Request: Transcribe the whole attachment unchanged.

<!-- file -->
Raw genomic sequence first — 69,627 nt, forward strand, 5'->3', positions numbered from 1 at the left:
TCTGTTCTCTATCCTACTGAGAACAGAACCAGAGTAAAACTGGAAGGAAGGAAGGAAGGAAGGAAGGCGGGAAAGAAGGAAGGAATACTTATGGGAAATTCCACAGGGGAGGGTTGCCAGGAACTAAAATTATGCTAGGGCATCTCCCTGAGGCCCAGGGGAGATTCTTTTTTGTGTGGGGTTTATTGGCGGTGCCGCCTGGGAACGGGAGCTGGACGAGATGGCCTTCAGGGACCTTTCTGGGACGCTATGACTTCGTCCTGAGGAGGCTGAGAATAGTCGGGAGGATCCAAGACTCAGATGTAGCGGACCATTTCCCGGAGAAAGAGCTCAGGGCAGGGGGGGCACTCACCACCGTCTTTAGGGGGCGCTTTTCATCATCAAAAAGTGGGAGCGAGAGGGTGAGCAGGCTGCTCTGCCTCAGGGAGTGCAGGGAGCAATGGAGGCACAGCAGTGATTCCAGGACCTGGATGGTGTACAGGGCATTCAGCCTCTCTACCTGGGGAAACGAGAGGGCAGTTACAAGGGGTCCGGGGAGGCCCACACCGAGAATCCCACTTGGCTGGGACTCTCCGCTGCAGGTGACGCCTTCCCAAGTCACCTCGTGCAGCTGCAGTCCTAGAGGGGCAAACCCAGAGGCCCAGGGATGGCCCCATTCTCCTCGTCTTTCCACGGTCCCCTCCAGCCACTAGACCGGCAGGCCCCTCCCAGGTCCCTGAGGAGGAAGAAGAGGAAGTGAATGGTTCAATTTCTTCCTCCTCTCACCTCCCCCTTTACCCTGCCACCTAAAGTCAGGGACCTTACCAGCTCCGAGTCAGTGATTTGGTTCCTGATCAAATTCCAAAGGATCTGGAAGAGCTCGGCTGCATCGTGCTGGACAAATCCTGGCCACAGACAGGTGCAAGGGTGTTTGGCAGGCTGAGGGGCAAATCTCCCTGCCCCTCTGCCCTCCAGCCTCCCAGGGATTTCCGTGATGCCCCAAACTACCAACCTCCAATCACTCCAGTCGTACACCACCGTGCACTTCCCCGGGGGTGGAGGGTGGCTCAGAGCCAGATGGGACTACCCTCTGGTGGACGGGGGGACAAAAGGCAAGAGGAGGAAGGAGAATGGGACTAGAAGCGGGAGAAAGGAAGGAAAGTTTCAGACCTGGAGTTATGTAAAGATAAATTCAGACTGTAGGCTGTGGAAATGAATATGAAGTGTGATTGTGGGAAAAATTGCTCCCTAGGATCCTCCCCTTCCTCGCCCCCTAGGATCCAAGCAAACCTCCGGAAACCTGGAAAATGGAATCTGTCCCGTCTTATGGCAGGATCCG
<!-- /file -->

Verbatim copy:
Raw genomic sequence first — 69,627 nt, forward strand, 5'->3', positions numbered from 1 at the left:
TCTGTTCTCTATCCTACTGAGAACAGAACCAGAGTAAAACTGGAAGGAAGGAAGGAAGGAAGGAAGGCGGGAAAGAAGGAAGGAATACTTATGGGAAATTCCACAGGGGAGGGTTGCCAGGAACTAAAATTATGCTAGGGCATCTCCCTGAGGCCCAGGGGAGATTCTTTTTTGTGTGGGGTTTATTGGCGGTGCCGCCTGGGAACGGGAGCTGGACGAGATGGCCTTCAGGGACCTTTCTGGGACGCTATGACTTCGTCCTGAGGAGGCTGAGAATAGTCGGGAGGATCCAAGACTCAGATGTAGCGGACCATTTCCCGGAGAAAGAGCTCAGGGCAGGGGGGGCACTCACCACCGTCTTTAGGGGGCGCTTTTCATCATCAAAAAGTGGGAGCGAGAGGGTGAGCAGGCTGCTCTGCCTCAGGGAGTGCAGGGAGCAATGGAGGCACAGCAGTGATTCCAGGACCTGGATGGTGTACAGGGCATTCAGCCTCTCTACCTGGGGAAACGAGAGGGCAGTTACAAGGGGTCCGGGGAGGCCCACACCGAGAATCCCACTTGGCTGGGACTCTCCGCTGCAGGTGACGCCTTCCCAAGTCACCTCGTGCAGCTGCAGTCCTAGAGGGGCAAACCCAGAGGCCCAGGGATGGCCCCATTCTCCTCGTCTTTCCACGGTCCCCTCCAGCCACTAGACCGGCAGGCCCCTCCCAGGTCCCTGAGGAGGAAGAAGAGGAAGTGAATGGTTCAATTTCTTCCTCCTCTCACCTCCCCCTTTACCCTGCCACCTAAAGTCAGGGACCTTACCAGCTCCGAGTCAGTGATTTGGTTCCTGATCAAATTCCAAAGGATCTGGAAGAGCTCGGCTGCATCGTGCTGGACAAATCCTGGCCACAGACAGGTGCAAGGGTGTTTGGCAGGCTGAGGGGCAAATCTCCCTGCCCCTCTGCCCTCCAGCCTCCCAGGGATTTCCGTGATGCCCCAAACTACCAACCTCCAATCACTCCAGTCGTACACCACCGTGCACTTCCCCGGGGGTGGAGGGTGGCTCAGAGCCAGATGGGACTACCCTCTGGTGGACGGGGGGACAAAAGGCAAGAGGAGGAAGGAGAATGGGACTAGAAGCGGGAGAAAGGAAGGAAAGTTTCAGACCTGGAGTTATGTAAAGATAAATTCAGACTGTAGGCTGTGGAAATGAATATGAAGTGTGATTGTGGGAAAAATTGCTCCCTAGGATCCTCCCCTTCCTCGCCCCCTAGGATCCAAGCAAACCTCCGGAAACCTGGAAAATGGAATCTGTCCCGTCTTATGGCAGGATCCG